|This is a great read and worthy follow-up to Hope, the author’s first book in this trilogy.
Picking up decades after Hope in the year 2061, Britain is now a plastic, contrived social media theme park dominated by a dynastic corporate family. The so-called megacities provide corporate playgrounds for a shallow, facile population of wannabe social media stars doubling as feckless worker drones obsessed with productivity, health and well-being. Though safe and unthreatening on the surface, these cities are actually ruthless control structures, where the penalties for non-conformity can be severe.
Those who fail to live up to the demanding, controlled life in the megacity are relegated to Hope Villages – camp-like communities that resemble small workhouse towns, where people must work to receive basic food shelter and medical assistance. Guarded night and day, the Hope Village is dominated by criminal gangs and brutal regimes – the last place the megacity townies want to end up, creating a climate of fear and anxiety among the conformists, promoting informers and spies alike.
Outside both these structures lies the Wasteland, populated by the poor, wretched deviants known and feared as ‘rats’ – criminals, vagrants and ne’er-do-wells who scrape a miserable existence from the charity of the few organisations trying to provide a life outside the control of the megacities.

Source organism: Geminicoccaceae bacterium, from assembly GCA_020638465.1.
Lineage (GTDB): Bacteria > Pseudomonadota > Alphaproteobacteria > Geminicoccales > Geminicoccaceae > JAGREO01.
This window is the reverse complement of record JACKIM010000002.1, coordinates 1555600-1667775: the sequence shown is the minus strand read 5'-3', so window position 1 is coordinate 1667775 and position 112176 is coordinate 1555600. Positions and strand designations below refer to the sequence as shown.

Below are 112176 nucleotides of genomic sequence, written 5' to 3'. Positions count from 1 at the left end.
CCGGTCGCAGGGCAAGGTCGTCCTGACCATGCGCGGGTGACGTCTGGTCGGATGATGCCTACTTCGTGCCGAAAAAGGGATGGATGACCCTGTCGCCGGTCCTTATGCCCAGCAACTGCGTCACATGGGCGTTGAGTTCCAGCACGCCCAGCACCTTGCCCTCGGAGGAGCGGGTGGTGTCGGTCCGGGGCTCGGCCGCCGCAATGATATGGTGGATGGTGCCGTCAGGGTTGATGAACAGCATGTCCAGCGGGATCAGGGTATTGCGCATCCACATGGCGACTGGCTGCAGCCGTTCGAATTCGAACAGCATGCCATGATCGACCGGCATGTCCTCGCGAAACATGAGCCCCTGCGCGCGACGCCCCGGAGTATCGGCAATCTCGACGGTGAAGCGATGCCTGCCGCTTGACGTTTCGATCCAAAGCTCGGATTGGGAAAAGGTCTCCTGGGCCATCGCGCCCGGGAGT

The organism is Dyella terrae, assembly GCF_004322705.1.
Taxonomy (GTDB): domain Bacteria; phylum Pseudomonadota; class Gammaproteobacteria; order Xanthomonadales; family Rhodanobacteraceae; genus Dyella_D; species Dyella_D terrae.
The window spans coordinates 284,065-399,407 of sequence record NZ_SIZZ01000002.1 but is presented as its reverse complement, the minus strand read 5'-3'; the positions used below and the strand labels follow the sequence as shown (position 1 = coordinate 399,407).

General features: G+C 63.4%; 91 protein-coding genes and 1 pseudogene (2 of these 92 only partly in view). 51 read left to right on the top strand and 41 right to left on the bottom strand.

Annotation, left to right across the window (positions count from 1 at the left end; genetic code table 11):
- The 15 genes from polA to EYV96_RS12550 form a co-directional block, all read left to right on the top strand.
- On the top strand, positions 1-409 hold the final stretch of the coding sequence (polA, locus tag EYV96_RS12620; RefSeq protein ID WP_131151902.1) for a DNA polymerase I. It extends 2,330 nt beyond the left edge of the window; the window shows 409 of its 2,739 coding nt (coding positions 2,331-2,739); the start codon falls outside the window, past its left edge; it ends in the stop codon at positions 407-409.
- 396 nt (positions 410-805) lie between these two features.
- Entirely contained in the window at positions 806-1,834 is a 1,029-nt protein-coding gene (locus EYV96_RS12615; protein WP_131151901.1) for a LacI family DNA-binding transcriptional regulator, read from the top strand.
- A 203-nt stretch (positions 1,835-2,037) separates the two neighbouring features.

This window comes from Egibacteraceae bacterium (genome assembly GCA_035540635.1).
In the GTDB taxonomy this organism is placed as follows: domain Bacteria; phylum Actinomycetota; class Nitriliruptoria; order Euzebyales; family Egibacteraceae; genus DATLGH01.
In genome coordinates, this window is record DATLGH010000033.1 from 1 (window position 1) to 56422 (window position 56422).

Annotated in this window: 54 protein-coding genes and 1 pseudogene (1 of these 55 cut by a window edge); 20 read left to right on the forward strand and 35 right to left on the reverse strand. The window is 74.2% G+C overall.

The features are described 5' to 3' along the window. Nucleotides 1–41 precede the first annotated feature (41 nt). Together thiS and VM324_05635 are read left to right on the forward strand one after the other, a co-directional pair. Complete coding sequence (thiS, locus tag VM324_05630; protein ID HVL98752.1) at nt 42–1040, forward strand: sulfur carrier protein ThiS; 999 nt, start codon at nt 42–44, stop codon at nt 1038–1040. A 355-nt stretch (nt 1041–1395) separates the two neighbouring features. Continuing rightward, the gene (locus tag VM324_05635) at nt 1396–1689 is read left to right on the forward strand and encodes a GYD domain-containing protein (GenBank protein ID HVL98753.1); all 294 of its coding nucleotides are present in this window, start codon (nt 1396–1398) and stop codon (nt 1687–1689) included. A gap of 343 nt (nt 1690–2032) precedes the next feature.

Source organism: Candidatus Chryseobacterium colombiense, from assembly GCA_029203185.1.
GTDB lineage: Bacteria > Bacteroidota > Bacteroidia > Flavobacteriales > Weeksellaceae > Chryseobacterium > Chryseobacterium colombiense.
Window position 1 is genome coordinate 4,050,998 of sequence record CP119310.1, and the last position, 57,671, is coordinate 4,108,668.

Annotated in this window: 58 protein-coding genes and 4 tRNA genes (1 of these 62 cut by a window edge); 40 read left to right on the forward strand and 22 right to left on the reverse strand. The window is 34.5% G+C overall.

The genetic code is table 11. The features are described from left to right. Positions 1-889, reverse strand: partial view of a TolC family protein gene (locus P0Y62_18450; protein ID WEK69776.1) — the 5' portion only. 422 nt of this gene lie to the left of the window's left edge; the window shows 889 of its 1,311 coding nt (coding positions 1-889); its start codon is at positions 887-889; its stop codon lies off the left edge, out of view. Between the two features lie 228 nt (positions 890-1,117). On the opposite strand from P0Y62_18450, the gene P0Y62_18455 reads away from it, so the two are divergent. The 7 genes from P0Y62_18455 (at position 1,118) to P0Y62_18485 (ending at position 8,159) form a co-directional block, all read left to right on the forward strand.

We are introduced to Rae, a young woman whose life in Mega-City 12 is typical – abandoned as a baby, she is a true ward of the state, brought up and indoctrinated into the corporate life and conformed to its tightly-controlled regulation. Yet she knows she has a family – mother, brother and sister, and believes they are alive and living somewhere out in the Wasteland, and feels drawn to them despite her relatively comfortable life.
What I really loved about this story is how quickly it slides from a familiar, almost comfortable lost child story into a dystopian nightmare. I started the story needing to warm up to Rae after really enjoying the journey of Hope with its likeable protagonist Lita. It looked like the story was about to take a predictable and possibly mawkish line down the ‘family reunion’ lane but about halfway through the wheels really come off and suddenly we’re headlong into a genuine nightmare. I can only liken it to getting aboard ‘It’s a Small World’ at Disneyland, only to find halfway through it turns into Schindler’s List.
Don’t really want to say more than that, other than this has all the Tyler ingredients – characters so real you can feel them, believable dialogue, nail-biting action, twists and turns, and of course the terrifying sense that all this really could happen as the roots of this dystopia are plain to see in our current culture.
Another winner and a great read yet again from Terry Tyler, which I have no hesitation recommending. Five stars across the board.
Available from Amazon UK